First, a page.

Retro games distributor DotEmu has brought the classic SNES game, Earth Defense Force, to iOS devices everywhere. Like many arcade-style games, this fast-paced horizontal shooter is easy to learn, yet hard to master, and features high-definition retro graphics with an awesome 16-bit soundtrack.
Though shoot-‘em-ups aren’t really known for their creative plotlines, here’s the story for you anyway: the alien empire Azyma is trying to destroy Earth (that’s you!) with a computerized space satellite called the Orbital Buster (think Death Star). Earth’s only hope is the aptly-named Earth Defense Force (E.D.F.) and its XA-1 fighter ships — again, that’s you! There are two modes in E.D.F. — free play, which is basically an endless training mode; and arcade, in which you’re allotted two credits to get as far as you can (if you unlock a stage, you restart from that stage if you die). You’re able to unlock different weapons and levels of firepower by playing (and beating) the arcade mode, resulting in a total of four weapons and five firepower levels.
Playing E.D.F. is simple, and you can choose from an iPhone-adapted mode or a classic arcade-style mode. In the iPhone-adapted mode (“fullscreen”), you’re able to drag your finger across the screen to move your fighter up, down, left, and right (there is a bar on the far left side with up/down arrows, but this is just a guide — you can move your finger anywhere on the screen). In the classic arcade mode you have a virtual joystick and a firing button (if you so choose). The joystick is harder to use than the tap-and-drag method, but it actually works quite well for being virtual. If you choose one mode and find it too difficult, you can always pause the game and choose the other mode mid-level. Though E.D.F. features retro graphics, this doesn’t mean they’re choppy and pixelated — the game is optimized for the iPhone 4’s retina screen, and it looks smooth and high-definition on the screen while retaining the retro feel. And no horizontal shooter is complete without an accompanying 16-bit soundtrack, and E.D.F.’s definitely lends a certain frenzied excitement to the experience.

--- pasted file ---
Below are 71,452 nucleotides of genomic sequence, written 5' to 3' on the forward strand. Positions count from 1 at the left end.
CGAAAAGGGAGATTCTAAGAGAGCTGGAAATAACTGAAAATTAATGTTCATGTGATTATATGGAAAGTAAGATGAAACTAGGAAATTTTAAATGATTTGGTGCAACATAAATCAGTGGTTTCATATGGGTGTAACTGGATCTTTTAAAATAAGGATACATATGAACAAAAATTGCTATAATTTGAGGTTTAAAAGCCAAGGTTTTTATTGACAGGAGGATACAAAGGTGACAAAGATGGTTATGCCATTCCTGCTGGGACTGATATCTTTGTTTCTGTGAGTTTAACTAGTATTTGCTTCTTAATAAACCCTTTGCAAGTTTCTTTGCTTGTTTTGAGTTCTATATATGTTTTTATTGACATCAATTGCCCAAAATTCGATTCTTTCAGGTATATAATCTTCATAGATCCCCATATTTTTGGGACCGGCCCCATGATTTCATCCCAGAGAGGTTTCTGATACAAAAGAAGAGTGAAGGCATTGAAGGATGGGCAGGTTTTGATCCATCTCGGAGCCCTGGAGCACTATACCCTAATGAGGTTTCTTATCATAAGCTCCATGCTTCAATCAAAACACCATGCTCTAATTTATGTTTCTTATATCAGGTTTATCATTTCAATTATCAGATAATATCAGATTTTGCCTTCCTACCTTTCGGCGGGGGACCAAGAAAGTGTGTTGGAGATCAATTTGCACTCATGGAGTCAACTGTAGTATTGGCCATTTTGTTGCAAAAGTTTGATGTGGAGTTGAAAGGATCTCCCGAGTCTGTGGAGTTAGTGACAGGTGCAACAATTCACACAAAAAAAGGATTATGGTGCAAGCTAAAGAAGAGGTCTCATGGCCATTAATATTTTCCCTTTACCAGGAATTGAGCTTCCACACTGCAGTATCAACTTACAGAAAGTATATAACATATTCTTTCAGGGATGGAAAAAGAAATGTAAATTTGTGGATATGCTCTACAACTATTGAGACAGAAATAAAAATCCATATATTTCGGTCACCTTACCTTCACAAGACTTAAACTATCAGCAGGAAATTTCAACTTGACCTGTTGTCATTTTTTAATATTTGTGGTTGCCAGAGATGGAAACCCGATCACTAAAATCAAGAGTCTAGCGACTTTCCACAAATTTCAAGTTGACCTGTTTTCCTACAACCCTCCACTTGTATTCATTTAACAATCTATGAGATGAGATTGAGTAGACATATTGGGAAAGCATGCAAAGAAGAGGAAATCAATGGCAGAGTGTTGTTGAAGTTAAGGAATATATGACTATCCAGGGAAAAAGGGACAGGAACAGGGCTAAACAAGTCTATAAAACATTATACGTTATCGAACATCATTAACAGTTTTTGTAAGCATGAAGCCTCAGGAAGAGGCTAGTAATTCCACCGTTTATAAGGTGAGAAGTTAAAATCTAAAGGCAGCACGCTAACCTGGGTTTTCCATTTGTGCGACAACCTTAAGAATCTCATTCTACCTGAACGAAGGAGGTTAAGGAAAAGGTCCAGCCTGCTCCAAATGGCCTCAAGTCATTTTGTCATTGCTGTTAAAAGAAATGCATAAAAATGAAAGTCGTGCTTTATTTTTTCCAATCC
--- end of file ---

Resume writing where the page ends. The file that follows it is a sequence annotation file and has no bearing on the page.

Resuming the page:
With its improved graphics and iPhone-adapted playing mode, Earth Defense Force’s iOS remake is even better than the classic game it’s based on. If you ever enjoyed the original — or if you like horizontal shooters at all — I honestly have nothing bad to say about this game. It does lose half a star for replayability, because horizontal shooters tend to get a bit redundant.
[Sarah Jacobsson is a frequent contributor to Macworld.]